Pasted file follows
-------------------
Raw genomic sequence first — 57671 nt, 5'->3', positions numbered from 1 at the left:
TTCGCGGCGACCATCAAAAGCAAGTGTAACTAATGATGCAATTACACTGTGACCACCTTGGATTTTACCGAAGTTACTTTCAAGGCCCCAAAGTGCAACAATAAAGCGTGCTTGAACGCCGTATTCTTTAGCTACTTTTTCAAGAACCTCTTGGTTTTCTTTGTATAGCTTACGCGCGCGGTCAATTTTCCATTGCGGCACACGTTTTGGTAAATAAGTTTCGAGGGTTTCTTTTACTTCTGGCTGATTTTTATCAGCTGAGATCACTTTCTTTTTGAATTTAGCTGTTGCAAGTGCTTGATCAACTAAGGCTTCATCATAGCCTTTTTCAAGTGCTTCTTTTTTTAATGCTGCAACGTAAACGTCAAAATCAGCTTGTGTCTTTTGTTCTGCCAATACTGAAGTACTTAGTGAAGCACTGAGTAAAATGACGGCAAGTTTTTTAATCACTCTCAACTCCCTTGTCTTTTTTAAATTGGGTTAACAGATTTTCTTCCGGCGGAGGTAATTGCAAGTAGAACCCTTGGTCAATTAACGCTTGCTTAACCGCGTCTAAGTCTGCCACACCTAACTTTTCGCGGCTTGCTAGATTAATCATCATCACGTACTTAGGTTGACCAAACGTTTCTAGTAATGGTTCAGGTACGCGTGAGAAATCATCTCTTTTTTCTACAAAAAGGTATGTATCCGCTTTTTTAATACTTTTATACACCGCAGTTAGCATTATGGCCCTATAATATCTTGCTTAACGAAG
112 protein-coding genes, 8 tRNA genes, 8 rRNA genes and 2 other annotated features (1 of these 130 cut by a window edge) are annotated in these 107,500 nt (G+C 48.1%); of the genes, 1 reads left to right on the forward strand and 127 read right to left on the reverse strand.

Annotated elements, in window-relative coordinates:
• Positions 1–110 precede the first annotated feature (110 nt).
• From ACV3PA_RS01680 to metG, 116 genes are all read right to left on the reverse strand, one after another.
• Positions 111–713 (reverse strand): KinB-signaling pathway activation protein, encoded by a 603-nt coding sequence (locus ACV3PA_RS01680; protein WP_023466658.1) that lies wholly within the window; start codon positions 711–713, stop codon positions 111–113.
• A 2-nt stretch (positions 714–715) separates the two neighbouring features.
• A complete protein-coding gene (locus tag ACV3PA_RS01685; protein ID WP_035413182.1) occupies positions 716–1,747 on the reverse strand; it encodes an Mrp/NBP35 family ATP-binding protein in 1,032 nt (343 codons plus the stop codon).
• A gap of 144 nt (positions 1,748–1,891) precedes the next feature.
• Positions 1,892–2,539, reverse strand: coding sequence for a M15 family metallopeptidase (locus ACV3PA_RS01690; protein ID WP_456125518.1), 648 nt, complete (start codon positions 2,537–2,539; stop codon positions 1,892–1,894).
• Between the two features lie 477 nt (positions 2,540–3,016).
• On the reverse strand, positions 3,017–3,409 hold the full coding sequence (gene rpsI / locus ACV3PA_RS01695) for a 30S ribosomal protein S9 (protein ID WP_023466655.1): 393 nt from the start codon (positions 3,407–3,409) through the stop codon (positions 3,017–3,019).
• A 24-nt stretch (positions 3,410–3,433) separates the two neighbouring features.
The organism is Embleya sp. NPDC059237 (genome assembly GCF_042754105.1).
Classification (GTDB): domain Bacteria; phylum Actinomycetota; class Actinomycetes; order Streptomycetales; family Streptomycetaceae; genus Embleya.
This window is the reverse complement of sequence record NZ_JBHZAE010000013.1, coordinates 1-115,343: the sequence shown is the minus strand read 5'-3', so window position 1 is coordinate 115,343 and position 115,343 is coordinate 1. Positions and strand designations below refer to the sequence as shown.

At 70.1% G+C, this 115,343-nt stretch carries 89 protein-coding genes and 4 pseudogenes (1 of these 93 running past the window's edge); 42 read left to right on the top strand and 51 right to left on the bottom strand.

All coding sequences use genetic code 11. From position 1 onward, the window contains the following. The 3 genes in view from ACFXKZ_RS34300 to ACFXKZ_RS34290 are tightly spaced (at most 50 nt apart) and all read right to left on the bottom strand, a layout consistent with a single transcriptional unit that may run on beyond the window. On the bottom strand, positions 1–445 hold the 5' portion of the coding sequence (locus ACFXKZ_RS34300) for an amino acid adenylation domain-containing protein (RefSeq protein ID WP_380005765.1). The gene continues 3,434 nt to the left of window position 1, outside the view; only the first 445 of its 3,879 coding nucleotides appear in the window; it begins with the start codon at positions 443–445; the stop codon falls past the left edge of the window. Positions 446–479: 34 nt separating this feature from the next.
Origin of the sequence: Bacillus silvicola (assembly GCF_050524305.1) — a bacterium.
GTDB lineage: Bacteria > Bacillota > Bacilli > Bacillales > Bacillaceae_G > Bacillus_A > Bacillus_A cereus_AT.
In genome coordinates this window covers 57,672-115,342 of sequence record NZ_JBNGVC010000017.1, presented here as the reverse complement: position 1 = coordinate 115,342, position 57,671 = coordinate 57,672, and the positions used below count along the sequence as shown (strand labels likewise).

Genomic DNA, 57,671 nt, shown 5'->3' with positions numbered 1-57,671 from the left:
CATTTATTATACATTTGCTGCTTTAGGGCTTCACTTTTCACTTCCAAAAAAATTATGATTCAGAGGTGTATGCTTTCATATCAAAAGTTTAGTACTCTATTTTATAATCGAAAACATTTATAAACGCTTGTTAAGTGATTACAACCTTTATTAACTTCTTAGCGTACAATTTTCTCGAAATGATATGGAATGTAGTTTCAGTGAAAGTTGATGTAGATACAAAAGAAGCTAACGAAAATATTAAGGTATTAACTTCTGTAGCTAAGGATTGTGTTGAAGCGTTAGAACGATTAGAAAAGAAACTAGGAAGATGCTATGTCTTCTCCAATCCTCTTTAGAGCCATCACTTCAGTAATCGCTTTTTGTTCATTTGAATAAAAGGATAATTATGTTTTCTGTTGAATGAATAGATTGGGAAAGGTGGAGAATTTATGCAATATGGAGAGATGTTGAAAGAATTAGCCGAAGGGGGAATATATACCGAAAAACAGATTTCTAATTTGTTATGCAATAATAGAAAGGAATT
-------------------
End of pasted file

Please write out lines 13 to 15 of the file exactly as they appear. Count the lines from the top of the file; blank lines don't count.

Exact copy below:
• On the reverse strand, positions 3,017–3,409 hold the full coding sequence (gene rpsI / locus ACV3PA_RS01695) for a 30S ribosomal protein S9 (protein ID WP_023466655.1): 393 nt from the start codon (positions 3,407–3,409) through the stop codon (positions 3,017–3,019).
• A 24-nt stretch (positions 3,410–3,433) separates the two neighbouring features.
The organism is Embleya sp. NPDC059237 (genome assembly GCF_042754105.1).